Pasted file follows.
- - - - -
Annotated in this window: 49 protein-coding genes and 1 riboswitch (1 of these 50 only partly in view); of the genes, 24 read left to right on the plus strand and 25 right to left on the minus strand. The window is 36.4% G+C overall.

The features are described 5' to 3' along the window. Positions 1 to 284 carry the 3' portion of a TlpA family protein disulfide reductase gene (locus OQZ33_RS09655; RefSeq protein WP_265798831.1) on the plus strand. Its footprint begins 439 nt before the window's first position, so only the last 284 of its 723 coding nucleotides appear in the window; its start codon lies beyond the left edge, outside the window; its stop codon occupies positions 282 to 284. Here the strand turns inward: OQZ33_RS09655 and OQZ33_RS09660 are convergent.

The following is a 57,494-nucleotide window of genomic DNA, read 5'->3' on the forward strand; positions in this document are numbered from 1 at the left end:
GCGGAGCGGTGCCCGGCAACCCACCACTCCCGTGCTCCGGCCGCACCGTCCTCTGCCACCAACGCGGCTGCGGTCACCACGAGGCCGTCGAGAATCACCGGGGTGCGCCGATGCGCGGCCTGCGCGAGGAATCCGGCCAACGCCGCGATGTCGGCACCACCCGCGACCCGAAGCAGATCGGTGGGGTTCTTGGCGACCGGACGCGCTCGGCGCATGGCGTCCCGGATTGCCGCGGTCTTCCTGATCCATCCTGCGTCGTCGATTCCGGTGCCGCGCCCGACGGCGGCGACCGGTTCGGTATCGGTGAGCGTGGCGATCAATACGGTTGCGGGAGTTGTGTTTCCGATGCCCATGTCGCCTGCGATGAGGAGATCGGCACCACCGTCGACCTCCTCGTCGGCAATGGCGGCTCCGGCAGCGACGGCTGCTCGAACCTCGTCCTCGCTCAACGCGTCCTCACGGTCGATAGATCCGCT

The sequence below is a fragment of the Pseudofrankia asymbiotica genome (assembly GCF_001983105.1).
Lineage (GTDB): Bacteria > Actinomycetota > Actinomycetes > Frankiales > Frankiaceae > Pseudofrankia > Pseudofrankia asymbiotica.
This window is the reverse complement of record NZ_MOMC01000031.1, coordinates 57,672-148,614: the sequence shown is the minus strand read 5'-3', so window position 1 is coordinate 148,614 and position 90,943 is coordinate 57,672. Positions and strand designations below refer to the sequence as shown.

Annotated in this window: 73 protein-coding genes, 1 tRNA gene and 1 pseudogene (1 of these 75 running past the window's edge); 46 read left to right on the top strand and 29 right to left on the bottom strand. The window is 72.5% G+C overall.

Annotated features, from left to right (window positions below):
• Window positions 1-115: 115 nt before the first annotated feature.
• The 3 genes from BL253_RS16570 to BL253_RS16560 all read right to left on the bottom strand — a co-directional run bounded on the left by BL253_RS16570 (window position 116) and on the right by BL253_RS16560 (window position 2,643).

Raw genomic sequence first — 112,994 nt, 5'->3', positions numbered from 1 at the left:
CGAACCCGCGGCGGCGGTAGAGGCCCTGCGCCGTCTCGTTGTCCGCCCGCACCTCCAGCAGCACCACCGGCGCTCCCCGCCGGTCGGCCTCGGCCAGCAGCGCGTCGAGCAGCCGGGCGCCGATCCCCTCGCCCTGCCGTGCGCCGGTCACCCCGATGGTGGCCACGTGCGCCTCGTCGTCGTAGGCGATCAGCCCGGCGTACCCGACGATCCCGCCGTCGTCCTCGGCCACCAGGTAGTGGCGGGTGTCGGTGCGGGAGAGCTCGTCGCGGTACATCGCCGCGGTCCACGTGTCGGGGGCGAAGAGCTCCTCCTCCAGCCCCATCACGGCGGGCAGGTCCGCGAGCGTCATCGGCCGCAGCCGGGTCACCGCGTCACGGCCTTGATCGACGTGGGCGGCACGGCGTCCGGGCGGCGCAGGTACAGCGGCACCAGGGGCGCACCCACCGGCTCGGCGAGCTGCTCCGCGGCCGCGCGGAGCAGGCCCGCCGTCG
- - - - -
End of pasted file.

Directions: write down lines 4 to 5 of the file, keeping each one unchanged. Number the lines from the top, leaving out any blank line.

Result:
GCGGAGCGGTGCCCGGCAACCCACCACTCCCGTGCTCCGGCCGCACCGTCCTCTGCCACCAACGCGGCTGCGGTCACCACGAGGCCGTCGAGAATCACCGGGGTGCGCCGATGCGCGGCCTGCGCGAGGAATCCGGCCAACGCCGCGATGTCGGCACCACCCGCGACCCGAAGCAGATCGGTGGGGTTCTTGGCGACCGGACGCGCTCGGCGCATGGCGTCCCGGATTGCCGCGGTCTTCCTGATCCATCCTGCGTCGTCGATTCCGGTGCCGCGCCCGACGGCGGCGACCGGTTCGGTATCGGTGAGCGTGGCGATCAATACGGTTGCGGGAGTTGTGTTTCCGATGCCCATGTCGCCTGCGATGAGGAGATCGGCACCACCGTCGACCTCCTCGTCGGCAATGGCGGCTCCGGCAGCGACGGCTGCTCGAACCTCGTCCTCGCTCAACGCGTCCTCACGGTCGATAGATCCGCT

The sequence below is a fragment of the Pseudofrankia asymbiotica genome (assembly GCF_001983105.1).